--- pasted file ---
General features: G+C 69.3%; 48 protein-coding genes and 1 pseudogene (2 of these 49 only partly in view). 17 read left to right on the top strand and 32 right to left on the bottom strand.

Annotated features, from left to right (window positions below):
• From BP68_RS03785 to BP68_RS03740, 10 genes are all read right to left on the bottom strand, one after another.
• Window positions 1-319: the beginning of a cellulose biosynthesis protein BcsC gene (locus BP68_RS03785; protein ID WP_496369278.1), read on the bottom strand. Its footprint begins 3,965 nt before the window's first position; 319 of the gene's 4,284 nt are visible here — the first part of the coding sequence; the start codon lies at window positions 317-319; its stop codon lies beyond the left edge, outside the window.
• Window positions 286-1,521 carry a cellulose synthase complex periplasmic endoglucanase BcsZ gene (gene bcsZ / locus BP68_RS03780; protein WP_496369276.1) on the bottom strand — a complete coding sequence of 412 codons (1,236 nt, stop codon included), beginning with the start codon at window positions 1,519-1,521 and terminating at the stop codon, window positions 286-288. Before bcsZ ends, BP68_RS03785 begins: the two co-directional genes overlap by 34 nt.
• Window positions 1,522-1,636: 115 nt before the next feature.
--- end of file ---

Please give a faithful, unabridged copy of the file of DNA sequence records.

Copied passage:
General features: G+C 69.3%; 48 protein-coding genes and 1 pseudogene (2 of these 49 only partly in view). 17 read left to right on the top strand and 32 right to left on the bottom strand.

Annotated features, from left to right (window positions below):
• From BP68_RS03785 to BP68_RS03740, 10 genes are all read right to left on the bottom strand, one after another.
• Window positions 1-319: the beginning of a cellulose biosynthesis protein BcsC gene (locus BP68_RS03785; protein ID WP_496369278.1), read on the bottom strand. Its footprint begins 3,965 nt before the window's first position; 319 of the gene's 4,284 nt are visible here — the first part of the coding sequence; the start codon lies at window positions 317-319; its stop codon lies beyond the left edge, outside the window.
• Window positions 286-1,521 carry a cellulose synthase complex periplasmic endoglucanase BcsZ gene (gene bcsZ / locus BP68_RS03780; protein WP_496369276.1) on the bottom strand — a complete coding sequence of 412 codons (1,236 nt, stop codon included), beginning with the start codon at window positions 1,519-1,521 and terminating at the stop codon, window positions 286-288. Before bcsZ ends, BP68_RS03785 begins: the two co-directional genes overlap by 34 nt.
• Window positions 1,522-1,636: 115 nt before the next feature.